“I hope Coach Kim remembers the stickers,” my daughter said as she spilled her thoughts from the back seat of the van on our way to school.
Glancing at her stoic expression from my rear view mirror as she gazed out the side window made me smile. It was not the first time, and I imagined it wouldn’t be the last, that she mentioned those stickers.
I wished her a Happy Monday, kissed her goodbye, and drove away with a full heart knowing we would reunite to talk about our days roughly eight hours later.
Not having much time to catch up on our daily happenings when I returned home from work and she from school, since I am notorious for always running late, we gathered our gloves and bottled water and found ourselves back in the same van with a different destination: the softball field. The same softball field where we’ve gathered every Monday night for over a month now with her softball friends.
Back when I was asked to coach my daughter and her teammates in their newly-formed 10U softball team, I was hesitant to agree. Who was I to be offering up coaching advice after stepping away from the game for so many years to raise my own kids? Who was I to be dealing with opposing coaches, league officials, parents, and other adults who may or may not be involved in the game for the right reasons?
Over the years, I watched my fair share of baseball, basketball, and football from the sidelines. I observed all the time and effort my husband gave (and continues to give) coaching our children in different sports and I wasn’t sure I had it in me to deal with ALL OF IT.
But then I thought…why not me? Why not now? I know I want this to be about the kids before anything else. I know I want to be involved in my daughter’s extra-curricular activities. So I recruited two outstanding assistant coaches and committed to the adventure.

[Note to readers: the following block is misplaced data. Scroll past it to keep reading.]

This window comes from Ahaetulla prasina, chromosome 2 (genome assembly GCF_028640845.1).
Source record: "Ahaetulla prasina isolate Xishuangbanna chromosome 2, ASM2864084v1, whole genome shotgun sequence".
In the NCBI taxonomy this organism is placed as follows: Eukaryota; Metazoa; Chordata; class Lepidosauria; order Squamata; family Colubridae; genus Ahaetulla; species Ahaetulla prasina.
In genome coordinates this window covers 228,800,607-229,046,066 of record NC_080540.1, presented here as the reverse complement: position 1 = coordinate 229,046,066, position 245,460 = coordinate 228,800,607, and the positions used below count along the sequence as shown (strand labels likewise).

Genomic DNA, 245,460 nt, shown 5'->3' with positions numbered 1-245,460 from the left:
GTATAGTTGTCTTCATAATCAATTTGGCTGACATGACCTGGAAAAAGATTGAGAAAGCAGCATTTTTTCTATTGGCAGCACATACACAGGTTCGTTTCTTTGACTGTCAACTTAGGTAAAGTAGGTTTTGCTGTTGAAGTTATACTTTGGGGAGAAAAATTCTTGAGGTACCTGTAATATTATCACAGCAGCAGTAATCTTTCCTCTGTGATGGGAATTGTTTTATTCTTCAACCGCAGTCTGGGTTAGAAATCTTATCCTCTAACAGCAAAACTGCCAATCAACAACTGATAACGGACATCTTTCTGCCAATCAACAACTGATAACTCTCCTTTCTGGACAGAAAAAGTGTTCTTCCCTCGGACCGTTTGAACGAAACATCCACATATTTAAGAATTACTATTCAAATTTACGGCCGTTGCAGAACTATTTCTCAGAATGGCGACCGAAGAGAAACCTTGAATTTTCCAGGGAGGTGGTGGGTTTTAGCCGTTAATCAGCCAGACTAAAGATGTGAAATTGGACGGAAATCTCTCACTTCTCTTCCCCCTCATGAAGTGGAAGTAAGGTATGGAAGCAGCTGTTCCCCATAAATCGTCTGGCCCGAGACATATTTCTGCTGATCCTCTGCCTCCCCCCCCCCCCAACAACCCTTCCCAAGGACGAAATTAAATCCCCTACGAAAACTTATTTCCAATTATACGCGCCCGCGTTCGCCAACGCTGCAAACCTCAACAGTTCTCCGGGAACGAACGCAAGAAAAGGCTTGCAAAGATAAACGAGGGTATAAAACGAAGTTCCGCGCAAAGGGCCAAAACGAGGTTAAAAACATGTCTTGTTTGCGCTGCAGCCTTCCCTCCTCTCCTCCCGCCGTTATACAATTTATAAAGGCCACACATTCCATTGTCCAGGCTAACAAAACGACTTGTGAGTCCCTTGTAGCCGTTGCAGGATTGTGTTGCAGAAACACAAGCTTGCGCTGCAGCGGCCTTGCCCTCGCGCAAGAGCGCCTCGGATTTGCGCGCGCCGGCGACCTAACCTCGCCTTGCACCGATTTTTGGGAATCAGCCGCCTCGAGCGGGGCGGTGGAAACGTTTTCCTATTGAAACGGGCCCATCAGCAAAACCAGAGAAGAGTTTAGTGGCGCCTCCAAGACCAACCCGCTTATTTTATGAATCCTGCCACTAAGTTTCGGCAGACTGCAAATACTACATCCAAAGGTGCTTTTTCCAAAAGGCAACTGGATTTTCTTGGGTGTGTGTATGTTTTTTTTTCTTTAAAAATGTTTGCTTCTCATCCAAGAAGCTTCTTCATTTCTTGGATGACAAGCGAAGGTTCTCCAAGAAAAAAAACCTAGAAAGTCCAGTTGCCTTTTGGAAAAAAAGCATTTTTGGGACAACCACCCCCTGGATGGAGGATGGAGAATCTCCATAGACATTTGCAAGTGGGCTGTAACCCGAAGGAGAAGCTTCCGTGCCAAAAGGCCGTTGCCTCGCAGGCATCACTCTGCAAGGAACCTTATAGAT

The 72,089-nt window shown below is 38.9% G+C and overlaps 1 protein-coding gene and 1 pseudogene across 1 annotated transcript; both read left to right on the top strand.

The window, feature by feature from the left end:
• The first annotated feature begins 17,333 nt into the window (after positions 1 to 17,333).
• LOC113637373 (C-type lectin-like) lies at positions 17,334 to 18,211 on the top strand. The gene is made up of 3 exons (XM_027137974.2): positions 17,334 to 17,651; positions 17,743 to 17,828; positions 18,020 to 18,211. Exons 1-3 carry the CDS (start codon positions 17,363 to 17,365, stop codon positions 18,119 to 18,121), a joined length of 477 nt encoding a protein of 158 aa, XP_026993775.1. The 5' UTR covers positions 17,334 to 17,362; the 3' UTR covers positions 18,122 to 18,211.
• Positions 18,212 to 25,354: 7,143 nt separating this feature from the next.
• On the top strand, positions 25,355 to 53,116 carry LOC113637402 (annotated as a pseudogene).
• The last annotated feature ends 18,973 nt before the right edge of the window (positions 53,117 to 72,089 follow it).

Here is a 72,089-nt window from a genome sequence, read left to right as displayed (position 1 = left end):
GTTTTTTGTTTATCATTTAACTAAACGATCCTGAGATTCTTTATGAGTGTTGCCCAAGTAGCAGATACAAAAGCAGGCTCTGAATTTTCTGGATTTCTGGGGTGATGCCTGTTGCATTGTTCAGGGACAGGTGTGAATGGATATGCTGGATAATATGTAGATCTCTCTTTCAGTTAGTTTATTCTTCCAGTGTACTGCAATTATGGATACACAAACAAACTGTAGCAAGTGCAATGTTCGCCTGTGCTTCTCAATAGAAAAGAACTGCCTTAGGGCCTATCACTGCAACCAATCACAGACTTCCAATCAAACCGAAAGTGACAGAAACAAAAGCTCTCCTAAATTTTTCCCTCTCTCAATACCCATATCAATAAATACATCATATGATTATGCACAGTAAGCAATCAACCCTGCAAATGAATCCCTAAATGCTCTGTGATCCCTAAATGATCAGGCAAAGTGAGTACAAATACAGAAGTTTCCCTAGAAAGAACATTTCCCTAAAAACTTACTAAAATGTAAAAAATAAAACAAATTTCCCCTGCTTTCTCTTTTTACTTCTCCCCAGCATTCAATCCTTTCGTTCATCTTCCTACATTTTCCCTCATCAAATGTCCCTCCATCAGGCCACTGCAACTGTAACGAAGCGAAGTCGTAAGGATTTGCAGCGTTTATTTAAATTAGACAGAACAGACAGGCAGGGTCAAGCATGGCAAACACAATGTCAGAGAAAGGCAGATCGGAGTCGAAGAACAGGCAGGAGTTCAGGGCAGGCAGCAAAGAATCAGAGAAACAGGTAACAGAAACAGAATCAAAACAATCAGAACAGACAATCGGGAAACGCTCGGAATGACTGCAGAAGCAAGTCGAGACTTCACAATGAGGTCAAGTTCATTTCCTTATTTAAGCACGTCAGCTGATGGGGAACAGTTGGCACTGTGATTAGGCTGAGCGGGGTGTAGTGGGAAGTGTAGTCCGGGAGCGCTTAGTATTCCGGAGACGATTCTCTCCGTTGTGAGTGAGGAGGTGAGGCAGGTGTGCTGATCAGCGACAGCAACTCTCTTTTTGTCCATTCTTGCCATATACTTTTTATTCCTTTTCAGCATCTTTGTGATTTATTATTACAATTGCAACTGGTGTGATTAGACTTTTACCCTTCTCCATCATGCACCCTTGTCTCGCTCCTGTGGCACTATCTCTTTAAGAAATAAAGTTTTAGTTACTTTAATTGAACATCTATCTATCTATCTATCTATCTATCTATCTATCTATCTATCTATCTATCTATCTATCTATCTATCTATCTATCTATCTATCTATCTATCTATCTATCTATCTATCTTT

I wrote my own mike-matheny-inspired-letter-to-the-parents and distributed it our first meeting together. Hands down the most important thing to me is open communication with the players and their parents. Second most important thing is motivation.
Which brings me back to those stickers my daughter’s been thinking about.
One of my assistant coaches is a former standout pitcher and current collegiate softball pitching coach. My other assistant coach is a former stud middle infielder and an even studlier grade school teacher now.
In our earliest lessons, they talked to the girls about the importance of snapping through their hips when they’re delivering pitches. Knowing the attention span and interest of their audience, they explained this concept further by saying, “If you place a sticker on your follow-through hip, your catcher should be able to clearly see it after you deliver the ball. If the catcher can’t see your sticker, you didn’t follow through enough.”
I’m positive my own daughter’s commitment to improving her pitching motion grew in direct proportion to the amount of time she patiently
obsessed over awaited the arrival of her glorious sticker.
Today, en route to practice, I’m thinking of all the things I could say to the team about technique, endurance, and hard work.
“I just hope it’s not Thomas the Train or anything,” her voice interrupts, breaking my concentration.
“What?” I respond.
“Or any character from that show,” she goes on. “The sticker. I just don’t want to wear Thomas the Train or anything like that.”
Am I grateful to have taken on this opportunity? You bet I am. It will remind me about what’s important in life. Growing, giggling, and getting better at something while having fun.
Written by Heidi Woodard